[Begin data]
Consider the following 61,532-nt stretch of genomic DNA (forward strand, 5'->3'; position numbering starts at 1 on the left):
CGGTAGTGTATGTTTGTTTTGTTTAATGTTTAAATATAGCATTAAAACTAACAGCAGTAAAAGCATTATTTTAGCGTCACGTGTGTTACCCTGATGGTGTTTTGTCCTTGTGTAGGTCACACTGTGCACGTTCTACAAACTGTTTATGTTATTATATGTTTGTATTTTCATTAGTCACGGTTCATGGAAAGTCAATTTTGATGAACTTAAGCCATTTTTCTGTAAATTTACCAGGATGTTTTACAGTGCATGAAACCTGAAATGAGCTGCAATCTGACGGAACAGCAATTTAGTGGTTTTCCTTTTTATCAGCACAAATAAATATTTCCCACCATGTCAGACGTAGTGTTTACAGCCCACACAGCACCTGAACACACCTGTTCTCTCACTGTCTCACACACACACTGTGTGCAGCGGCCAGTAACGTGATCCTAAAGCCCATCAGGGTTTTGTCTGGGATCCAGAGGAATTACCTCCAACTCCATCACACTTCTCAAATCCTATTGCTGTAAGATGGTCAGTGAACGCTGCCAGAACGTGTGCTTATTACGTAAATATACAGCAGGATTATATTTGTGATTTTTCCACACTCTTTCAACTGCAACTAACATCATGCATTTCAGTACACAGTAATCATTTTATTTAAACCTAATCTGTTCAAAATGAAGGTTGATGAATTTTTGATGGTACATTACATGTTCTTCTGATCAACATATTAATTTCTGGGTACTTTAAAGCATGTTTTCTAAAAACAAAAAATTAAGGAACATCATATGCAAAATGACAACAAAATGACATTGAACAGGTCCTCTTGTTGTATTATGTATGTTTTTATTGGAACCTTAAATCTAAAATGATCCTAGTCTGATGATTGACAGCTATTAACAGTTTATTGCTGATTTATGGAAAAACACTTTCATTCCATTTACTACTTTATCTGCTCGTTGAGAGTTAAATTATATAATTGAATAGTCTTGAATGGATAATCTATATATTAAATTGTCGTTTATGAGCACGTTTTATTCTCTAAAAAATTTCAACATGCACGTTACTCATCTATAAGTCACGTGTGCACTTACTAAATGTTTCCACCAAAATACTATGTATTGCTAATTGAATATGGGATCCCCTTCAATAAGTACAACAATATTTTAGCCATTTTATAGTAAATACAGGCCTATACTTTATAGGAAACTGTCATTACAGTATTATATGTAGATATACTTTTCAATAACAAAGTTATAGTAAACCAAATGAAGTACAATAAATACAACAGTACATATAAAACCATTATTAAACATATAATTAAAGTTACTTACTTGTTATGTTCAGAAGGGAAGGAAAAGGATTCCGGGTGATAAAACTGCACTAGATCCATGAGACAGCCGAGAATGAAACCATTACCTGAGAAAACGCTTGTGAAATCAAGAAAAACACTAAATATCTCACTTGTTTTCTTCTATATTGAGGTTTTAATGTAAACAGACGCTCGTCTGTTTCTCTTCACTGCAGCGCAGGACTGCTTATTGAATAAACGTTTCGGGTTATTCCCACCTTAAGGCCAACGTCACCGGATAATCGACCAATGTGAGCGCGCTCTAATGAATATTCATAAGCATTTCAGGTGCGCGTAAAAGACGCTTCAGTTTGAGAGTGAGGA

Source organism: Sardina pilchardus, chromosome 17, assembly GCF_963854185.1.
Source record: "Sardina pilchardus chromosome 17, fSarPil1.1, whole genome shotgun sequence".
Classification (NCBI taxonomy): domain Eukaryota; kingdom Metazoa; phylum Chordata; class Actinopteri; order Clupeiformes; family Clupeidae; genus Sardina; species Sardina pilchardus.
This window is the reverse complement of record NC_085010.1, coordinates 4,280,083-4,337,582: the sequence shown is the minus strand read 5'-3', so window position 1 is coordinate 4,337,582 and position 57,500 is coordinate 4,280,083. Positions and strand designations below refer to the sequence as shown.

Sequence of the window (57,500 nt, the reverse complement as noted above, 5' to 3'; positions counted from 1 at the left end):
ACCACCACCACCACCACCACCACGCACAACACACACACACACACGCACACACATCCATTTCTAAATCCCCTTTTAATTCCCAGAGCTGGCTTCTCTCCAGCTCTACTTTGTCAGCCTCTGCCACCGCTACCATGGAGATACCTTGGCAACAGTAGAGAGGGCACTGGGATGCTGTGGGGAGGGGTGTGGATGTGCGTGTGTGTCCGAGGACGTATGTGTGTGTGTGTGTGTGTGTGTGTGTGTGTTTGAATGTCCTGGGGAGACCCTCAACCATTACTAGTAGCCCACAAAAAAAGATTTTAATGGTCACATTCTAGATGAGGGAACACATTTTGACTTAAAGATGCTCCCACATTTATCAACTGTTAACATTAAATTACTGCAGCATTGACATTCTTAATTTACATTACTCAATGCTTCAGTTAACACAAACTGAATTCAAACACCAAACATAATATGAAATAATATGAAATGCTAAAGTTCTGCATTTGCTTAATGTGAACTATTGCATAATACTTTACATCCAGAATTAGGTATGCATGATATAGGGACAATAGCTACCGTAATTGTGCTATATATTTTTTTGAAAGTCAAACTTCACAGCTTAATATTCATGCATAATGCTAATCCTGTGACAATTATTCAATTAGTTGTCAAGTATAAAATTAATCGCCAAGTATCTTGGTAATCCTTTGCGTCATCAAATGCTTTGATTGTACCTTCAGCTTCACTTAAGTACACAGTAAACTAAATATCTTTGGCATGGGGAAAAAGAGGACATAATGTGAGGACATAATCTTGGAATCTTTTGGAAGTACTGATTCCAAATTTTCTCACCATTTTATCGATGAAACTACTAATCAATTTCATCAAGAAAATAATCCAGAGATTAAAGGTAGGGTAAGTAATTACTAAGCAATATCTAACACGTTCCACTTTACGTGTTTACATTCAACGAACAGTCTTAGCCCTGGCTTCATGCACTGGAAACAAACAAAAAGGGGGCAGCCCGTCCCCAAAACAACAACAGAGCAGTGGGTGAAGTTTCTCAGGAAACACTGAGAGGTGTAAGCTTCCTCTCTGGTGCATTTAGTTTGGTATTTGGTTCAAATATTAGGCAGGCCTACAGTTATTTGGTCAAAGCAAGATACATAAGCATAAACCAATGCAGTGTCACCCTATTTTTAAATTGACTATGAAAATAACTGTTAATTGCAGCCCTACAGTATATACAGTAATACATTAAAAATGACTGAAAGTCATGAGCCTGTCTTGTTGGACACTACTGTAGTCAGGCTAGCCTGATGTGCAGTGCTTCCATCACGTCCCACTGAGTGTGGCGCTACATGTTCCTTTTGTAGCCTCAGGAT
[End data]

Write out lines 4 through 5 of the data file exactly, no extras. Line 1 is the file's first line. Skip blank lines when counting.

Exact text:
Source record: "Sardina pilchardus chromosome 17, fSarPil1.1, whole genome shotgun sequence".
Classification (NCBI taxonomy): domain Eukaryota; kingdom Metazoa; phylum Chordata; class Actinopteri; order Clupeiformes; family Clupeidae; genus Sardina; species Sardina pilchardus.